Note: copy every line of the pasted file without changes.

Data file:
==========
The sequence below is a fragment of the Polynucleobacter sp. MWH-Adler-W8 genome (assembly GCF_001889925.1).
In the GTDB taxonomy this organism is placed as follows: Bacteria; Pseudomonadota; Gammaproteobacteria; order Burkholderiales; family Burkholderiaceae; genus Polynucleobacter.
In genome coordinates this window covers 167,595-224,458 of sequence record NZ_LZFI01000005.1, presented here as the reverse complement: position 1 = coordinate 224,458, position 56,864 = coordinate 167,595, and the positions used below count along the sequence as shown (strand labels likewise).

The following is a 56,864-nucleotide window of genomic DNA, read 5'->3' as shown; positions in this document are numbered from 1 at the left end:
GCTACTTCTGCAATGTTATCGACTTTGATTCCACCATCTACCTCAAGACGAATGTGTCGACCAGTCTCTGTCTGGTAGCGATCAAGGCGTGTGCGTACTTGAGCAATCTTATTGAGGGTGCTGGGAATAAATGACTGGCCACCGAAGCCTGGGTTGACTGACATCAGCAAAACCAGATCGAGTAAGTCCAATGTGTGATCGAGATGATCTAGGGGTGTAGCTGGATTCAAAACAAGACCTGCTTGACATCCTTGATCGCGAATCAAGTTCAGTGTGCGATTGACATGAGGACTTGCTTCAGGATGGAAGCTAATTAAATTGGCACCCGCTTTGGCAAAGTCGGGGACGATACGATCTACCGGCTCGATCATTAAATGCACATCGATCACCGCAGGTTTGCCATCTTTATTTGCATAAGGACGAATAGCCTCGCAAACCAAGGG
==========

The sequence below is a fragment of the Polynucleobacter sp. MWH-Adler-W8 genome (assembly GCF_001889925.1).
In the GTDB taxonomy this organism is placed as follows: Bacteria; Pseudomonadota; Gammaproteobacteria; order Burkholderiales; family Burkholderiaceae; genus Polynucleobacter.
In genome coordinates this window covers 167,595-224,458 of sequence record NZ_LZFI01000005.1, presented here as the reverse complement: position 1 = coordinate 224,458, position 56,864 = coordinate 167,595, and the positions used below count along the sequence as shown (strand labels likewise).

The following is a 56,864-nucleotide window of genomic DNA, read 5'->3' as shown; positions in this document are numbered from 1 at the left end:
GCTACTTCTGCAATGTTATCGACTTTGATTCCACCATCTACCTCAAGACGAATGTGTCGACCAGTCTCTGTCTGGTAGCGATCAAGGCGTGTGCGTACTTGAGCAATCTTATTGAGGGTGCTGGGAATAAATGACTGGCCACCGAAGCCTGGGTTGACTGACATCAGCAAAACCAGATCGAGTAAGTCCAATGTGTGATCGAGATGATCTAGGGGTGTAGCTGGATTCAAAACAAGACCTGCTTGACATCCTTGATCGCGAATCAAGTTCAGTGTGCGATTGACATGAGGACTTGCTTCAGGATGGAAGCTAATTAAATTGGCACCCGCTTTGGCAAAGTCGGGGACGATACGATCTACCGGCTCGATCATTAAATGCACATCGATCACCGCAGGTTTGCCATCTTTATTTGCATAAGGACGAATAGCCTCGCAAACCAAGGG